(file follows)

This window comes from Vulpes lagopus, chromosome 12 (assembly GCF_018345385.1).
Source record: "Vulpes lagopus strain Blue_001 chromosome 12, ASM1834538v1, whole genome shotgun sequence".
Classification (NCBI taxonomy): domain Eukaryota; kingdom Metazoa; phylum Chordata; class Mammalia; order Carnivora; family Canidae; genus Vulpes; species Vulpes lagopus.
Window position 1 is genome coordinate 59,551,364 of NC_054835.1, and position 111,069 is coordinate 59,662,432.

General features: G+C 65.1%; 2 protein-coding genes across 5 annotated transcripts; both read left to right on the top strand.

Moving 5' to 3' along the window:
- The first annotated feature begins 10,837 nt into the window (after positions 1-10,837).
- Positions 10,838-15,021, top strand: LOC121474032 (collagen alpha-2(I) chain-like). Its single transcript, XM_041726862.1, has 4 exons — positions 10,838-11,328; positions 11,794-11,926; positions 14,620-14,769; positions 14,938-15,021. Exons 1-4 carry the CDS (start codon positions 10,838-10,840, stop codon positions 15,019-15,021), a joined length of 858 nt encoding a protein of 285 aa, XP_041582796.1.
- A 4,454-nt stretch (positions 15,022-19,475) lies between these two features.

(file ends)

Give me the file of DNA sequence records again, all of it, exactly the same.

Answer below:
This window comes from Vulpes lagopus, chromosome 12 (assembly GCF_018345385.1).
Source record: "Vulpes lagopus strain Blue_001 chromosome 12, ASM1834538v1, whole genome shotgun sequence".
Classification (NCBI taxonomy): domain Eukaryota; kingdom Metazoa; phylum Chordata; class Mammalia; order Carnivora; family Canidae; genus Vulpes; species Vulpes lagopus.
Window position 1 is genome coordinate 59,551,364 of NC_054835.1, and position 111,069 is coordinate 59,662,432.

General features: G+C 65.1%; 2 protein-coding genes across 5 annotated transcripts; both read left to right on the top strand.

Moving 5' to 3' along the window:
- The first annotated feature begins 10,837 nt into the window (after positions 1-10,837).
- Positions 10,838-15,021, top strand: LOC121474032 (collagen alpha-2(I) chain-like). Its single transcript, XM_041726862.1, has 4 exons — positions 10,838-11,328; positions 11,794-11,926; positions 14,620-14,769; positions 14,938-15,021. Exons 1-4 carry the CDS (start codon positions 10,838-10,840, stop codon positions 15,019-15,021), a joined length of 858 nt encoding a protein of 285 aa, XP_041582796.1.
- A 4,454-nt stretch (positions 15,022-19,475) lies between these two features.